MARINE CORPS BASE CAMP PENDLETON, Calif. --
As the darkness of night swept over Camp Pendleton, the recitation of the Adhan could be heard throughout the halls of the Blinder Memorial Chapel, Aug. 2.
Pendleton's Muslim community gathered for Iftar, an evening meal to break fast during the Islamic holy month of Ramadan.
"Fasting in the month of Ramadan is one of the five pillars of Islam," said Asif I. Balbale, a practicing Muslim and chaplain with Assault Amphibian School Battalion, Marine Corps Base Camp Pendleton. "It is an opportunity to revive your spirituality."
During Ramadan, Muslims show their religious dedication by refraining from daily cravings like eating or drinking during daylight hours.
"(In America) we don't have a large Islamic community, especially for myself being in the military," said Gunnery Sgt. Jimi Khamisi, crash chief with Marine Wing Support Squadron 374, Marine Corps Air Ground Combat Center Twentynine Palms. "At times, it's very hard to stay disciplined."
Fasting is a way to strengthen self-discipline and remember the world's less fortunate who might not have the choice to go without essential items, Khamisi said.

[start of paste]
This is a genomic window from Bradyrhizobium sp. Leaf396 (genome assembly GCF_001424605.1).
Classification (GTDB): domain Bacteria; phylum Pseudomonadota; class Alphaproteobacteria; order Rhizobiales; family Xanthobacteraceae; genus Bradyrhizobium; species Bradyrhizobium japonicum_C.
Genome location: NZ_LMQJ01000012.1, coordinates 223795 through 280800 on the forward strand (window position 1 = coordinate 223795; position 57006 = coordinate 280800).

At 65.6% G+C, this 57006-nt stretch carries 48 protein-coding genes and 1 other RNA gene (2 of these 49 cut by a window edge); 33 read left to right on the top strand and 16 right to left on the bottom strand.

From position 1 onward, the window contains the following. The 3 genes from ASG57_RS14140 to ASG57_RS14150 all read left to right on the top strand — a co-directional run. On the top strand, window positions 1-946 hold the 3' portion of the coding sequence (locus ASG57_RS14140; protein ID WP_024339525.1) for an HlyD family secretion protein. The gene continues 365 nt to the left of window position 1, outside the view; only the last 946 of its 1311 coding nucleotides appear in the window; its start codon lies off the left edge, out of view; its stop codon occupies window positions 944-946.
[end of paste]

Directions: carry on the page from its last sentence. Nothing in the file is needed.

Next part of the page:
Just after sunset, Muslim attendees took part in Maghrib prayer, one of the five formal daily prayers followed by a long overdue meal.
"It’s customary now to have Iftar parties," said Balbale. "It's an opportunity to come together with people from different walks-of-life."
Many Muslims believe that feeding someone Iftar, as a means of charity, is very rewarding and coincides with the third Pillar of Islam, almsgiving.
"It's always good when you can open fast with other Muslims," said Khamisi. "It's then that you feel the glory of that month."
The importance of spiritual fitness has even been addressed by the Commandant of the Marine Corps as being crucial to a Marines well being. For Muslim Marines, Ramadan and Iftar Parties are ways to enhance theirs, said Balbale.